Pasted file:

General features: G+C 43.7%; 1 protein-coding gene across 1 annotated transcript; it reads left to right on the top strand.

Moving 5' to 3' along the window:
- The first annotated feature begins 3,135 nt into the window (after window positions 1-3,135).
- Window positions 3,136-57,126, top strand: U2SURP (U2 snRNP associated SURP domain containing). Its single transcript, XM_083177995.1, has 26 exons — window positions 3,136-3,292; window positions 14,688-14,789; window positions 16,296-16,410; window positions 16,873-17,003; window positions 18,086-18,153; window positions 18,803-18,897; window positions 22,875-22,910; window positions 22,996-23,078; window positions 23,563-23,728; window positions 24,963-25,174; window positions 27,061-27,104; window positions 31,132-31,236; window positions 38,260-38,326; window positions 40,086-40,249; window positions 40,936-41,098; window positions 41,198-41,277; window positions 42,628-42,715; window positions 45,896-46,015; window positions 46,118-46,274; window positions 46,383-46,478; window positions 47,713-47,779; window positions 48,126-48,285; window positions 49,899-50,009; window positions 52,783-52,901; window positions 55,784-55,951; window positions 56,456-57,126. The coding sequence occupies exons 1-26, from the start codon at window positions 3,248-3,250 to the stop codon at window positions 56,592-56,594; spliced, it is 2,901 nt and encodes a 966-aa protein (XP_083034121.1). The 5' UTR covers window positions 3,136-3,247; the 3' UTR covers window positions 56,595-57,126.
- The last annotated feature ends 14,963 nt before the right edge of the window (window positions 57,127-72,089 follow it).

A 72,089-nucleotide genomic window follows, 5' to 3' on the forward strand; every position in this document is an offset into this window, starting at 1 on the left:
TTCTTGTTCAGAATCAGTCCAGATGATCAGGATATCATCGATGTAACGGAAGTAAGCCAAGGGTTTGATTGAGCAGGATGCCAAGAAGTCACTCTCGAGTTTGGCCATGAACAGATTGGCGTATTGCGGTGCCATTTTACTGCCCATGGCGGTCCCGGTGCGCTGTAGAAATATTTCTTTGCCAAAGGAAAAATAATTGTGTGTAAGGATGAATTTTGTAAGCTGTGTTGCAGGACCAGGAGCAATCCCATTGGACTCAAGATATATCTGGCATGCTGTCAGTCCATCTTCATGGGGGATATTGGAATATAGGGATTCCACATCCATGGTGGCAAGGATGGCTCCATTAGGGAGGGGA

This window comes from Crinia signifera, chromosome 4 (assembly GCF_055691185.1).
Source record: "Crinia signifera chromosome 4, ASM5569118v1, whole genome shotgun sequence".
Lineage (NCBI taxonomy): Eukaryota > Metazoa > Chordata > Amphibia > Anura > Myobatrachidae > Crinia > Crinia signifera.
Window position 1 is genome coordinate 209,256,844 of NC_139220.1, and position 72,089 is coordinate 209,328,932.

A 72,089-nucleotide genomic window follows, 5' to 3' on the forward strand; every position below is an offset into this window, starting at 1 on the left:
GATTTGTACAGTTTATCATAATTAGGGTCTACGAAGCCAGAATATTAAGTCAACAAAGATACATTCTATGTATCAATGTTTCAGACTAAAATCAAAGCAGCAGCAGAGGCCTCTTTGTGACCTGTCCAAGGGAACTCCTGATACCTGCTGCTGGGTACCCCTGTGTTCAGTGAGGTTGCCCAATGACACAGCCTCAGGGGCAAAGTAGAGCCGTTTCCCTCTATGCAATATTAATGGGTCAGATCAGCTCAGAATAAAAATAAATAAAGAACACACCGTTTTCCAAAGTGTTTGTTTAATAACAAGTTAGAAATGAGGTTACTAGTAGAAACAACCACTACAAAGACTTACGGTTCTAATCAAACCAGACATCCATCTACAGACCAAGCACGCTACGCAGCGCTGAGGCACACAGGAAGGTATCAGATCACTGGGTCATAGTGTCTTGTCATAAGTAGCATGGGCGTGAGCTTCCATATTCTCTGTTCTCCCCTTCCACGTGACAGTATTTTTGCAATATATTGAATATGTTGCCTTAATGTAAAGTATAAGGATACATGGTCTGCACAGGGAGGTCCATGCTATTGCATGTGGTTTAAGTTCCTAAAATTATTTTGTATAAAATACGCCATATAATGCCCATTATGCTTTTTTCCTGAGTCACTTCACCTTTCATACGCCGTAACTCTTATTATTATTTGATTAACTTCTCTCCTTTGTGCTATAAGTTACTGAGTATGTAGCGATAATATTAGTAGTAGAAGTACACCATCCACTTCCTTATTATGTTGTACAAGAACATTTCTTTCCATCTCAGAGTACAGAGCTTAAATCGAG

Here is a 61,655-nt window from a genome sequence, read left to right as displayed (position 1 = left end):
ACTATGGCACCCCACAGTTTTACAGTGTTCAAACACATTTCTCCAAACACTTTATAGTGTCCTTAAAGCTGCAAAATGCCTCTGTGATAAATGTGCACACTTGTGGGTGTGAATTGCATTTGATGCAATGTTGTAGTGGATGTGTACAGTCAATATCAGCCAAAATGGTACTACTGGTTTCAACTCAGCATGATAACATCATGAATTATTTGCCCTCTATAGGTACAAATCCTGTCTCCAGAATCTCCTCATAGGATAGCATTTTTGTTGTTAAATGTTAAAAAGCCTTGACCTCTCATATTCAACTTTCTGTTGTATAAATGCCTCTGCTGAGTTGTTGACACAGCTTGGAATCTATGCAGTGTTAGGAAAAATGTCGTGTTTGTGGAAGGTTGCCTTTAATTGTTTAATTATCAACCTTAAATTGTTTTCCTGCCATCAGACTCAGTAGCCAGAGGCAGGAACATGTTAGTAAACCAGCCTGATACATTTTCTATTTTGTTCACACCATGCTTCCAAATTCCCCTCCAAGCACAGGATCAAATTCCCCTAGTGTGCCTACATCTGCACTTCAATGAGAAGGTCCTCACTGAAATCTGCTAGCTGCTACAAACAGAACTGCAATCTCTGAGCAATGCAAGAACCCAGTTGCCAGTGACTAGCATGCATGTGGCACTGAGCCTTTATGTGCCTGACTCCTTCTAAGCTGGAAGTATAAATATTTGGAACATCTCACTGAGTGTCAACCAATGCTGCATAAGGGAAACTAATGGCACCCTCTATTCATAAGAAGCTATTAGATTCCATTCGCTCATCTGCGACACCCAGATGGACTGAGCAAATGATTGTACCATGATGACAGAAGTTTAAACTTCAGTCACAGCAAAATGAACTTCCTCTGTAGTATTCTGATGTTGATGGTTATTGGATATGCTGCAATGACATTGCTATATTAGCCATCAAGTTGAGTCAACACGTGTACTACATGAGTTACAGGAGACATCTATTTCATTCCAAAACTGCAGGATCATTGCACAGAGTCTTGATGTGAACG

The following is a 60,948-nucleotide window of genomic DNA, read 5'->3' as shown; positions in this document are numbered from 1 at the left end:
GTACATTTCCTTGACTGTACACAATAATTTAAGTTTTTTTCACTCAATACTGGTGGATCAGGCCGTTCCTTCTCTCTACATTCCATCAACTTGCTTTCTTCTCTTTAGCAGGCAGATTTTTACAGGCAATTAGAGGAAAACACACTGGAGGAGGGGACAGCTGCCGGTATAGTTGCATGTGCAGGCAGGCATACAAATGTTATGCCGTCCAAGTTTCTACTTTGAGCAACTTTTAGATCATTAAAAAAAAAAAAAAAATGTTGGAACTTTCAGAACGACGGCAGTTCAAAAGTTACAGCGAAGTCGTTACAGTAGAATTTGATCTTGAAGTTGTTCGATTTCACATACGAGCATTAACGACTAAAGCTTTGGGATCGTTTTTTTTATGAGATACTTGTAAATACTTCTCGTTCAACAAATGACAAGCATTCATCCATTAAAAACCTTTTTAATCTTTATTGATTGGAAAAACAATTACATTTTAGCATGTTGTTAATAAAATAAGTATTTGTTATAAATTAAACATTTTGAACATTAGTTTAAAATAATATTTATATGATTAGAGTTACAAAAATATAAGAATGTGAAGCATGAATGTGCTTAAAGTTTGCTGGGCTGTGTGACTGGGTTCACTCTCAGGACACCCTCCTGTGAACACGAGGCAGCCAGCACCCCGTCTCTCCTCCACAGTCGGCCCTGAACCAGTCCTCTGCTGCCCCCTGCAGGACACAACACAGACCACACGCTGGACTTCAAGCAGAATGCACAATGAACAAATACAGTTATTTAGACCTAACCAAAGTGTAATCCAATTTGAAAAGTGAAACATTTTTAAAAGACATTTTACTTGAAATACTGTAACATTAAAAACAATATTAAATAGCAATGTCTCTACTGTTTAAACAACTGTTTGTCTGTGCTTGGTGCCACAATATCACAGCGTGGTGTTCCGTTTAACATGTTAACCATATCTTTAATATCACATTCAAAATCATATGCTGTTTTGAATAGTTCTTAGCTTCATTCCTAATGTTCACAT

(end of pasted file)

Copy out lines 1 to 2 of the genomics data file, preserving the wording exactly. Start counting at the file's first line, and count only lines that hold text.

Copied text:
General features: G+C 43.7%; 1 protein-coding gene across 1 annotated transcript; it reads left to right on the top strand.

Moving 5' to 3' along the window: